The Swiss Art Scene and the Role of the Art Criticby Patrick Schaefer
To map the situation of the artistic production in Switzerland in relation to the art critic, you could limit the survey to publications in newspapers, dailies, weeklies, monthlies, and quarterlies. It is more relevant, though, to adopt a wider point of view, looking at all the institutions, associations, and galleries that support contemporary art. It is impossible to make a complete inventory of these here. Nevertheless, one should keep in mind that there are several hundred such institutions dedicated to art in Switzerland. These places are often dynamic, and well organized: they produce exhibitions as well as catalogues that present artists with critical texts.
Decentralization and subdivision are two basic keywords for anybody who wants to understand cultural activities in Switzerland. There is no central vision or any national institution which is materialized in a building for fine art. There are national history museums located in Zurich and Prangins, but Switzerland has never wanted a national gallery for fine art. Initiatives in this field have always been local, very often private, or coming from the city and then supported by the local state and sometimes the central government. Over the years though, systems of support from the central government have been developed. They help with production, teaching and developing public collections, research and publications, through a very complex and subtle network. But to map and appreciate the Swiss artistic scene, one should always keep in mind that it cannot be understood globally, due to a very fragmented structure based on cities, and don’t forget that there are also four linguistic regions. One should consider that the population is limited; for example, there are less than two million French speakers living in seven very different states.
The Place of the Art Critic
and Art Criticism
It is a fact that the space dedicated to art information and commentary in the press has drastically diminished in the last 20 years. This decrease dovetails a process of consolidation in the media. Until the 1980s, anyone who felt inspired to write about fine art and was able to express themself correctly could easily find a newspaper to publish their articles. This is no longer the case today. One can wonder if the vivid activity on social networks, sometimes harshly criticized, is not fulfilling this function now. This observed evolution corresponds to a professionalization of the press. Most people would agree that the art critic is no longer in a position to do or undo an artist’s reputation, but on the other hand, he serves several purposes. He can be a curator, a mediator, a professor, an artist, or a writer. If we think of the large number of institutions mentioned above, the position of the art critic is probably not as bad as we might fear given the evolution of the press.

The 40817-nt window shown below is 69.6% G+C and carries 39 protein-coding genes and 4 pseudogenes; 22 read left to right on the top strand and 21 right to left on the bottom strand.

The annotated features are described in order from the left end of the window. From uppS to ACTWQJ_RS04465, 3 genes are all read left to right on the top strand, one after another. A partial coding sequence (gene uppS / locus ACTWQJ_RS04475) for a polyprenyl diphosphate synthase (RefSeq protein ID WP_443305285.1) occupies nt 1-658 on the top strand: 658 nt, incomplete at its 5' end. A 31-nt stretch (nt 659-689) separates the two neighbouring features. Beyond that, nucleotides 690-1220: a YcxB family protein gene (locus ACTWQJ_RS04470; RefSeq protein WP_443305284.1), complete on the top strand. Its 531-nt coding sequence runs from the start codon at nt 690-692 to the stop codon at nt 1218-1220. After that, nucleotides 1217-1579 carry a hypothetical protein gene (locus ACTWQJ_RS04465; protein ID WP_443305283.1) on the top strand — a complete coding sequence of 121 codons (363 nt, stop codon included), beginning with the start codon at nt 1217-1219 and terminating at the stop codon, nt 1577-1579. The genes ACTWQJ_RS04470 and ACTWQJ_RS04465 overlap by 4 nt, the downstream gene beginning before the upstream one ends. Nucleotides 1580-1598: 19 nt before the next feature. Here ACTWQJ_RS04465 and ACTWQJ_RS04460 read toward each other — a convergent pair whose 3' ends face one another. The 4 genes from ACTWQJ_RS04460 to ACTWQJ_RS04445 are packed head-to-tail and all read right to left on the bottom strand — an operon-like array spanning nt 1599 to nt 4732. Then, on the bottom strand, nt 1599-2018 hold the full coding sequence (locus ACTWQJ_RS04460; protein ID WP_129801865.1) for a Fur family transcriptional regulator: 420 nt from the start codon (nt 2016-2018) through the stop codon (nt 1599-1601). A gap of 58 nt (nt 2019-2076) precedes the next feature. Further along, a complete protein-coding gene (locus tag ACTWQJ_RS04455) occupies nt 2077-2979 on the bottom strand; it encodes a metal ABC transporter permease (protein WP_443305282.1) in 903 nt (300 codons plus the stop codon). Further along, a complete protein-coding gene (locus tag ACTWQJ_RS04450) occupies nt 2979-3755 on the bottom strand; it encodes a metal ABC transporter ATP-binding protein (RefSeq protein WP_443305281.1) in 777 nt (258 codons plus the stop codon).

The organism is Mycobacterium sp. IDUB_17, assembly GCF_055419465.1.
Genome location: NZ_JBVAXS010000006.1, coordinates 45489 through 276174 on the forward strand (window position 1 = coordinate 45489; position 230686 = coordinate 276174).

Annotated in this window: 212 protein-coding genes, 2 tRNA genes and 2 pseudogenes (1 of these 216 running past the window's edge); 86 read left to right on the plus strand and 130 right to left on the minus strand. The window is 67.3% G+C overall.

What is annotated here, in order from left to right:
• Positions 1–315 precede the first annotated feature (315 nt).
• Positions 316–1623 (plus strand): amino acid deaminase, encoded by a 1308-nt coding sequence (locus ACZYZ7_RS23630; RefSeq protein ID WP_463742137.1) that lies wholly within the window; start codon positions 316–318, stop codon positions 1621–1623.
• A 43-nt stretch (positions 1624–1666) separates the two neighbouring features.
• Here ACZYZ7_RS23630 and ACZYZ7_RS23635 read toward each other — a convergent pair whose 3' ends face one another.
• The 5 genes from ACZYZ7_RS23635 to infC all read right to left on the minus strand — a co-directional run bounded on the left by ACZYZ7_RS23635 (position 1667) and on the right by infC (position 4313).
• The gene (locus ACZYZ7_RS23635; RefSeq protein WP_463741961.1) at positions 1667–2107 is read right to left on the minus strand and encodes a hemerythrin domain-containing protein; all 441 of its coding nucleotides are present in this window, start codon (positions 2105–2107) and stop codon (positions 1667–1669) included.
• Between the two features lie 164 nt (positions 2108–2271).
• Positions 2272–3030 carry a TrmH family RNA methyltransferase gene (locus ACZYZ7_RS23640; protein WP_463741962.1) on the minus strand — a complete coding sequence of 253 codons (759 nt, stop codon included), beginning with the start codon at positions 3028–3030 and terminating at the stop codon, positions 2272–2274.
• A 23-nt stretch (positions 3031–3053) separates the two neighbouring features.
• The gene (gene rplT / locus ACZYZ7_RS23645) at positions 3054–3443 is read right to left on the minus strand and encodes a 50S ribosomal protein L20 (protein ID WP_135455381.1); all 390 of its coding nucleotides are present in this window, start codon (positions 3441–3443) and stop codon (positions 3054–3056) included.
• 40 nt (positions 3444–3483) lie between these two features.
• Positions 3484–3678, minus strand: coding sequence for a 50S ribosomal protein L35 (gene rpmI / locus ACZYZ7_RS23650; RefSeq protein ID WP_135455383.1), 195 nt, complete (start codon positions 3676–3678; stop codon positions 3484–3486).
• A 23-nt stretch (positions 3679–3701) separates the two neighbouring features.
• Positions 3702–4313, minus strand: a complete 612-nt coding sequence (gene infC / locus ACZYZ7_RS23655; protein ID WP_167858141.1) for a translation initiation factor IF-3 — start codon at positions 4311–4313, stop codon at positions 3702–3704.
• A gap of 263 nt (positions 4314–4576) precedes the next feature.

Let me mention a few examples of Swiss art reviews. The Kunstbulletin, with 10 yearly editions mainly in German (with a few French and Italian texts), has managed to get advertisements from most galleries and institutions in Switzerland. It offers a very complete art agenda and articles about contemporary artists and exhibitions in Switzerland and abroad. In the French part of Switzerland, I can mention Artpassions: Revue suisse d’art et de culture, which appears as a quarterly and is rather conservative and traditional, but shows clear literary ambitions. Etienne Barilier, one of the most famous Swiss-French novelists, was among the publication’s regular contributors from the beginning. This publication has in no way the same echo as the Swiss German Parkett, which is published twice a year in Zurich, in German and English. In fact, it is so famous, that most people probably don’t even consider it as a Swiss art review.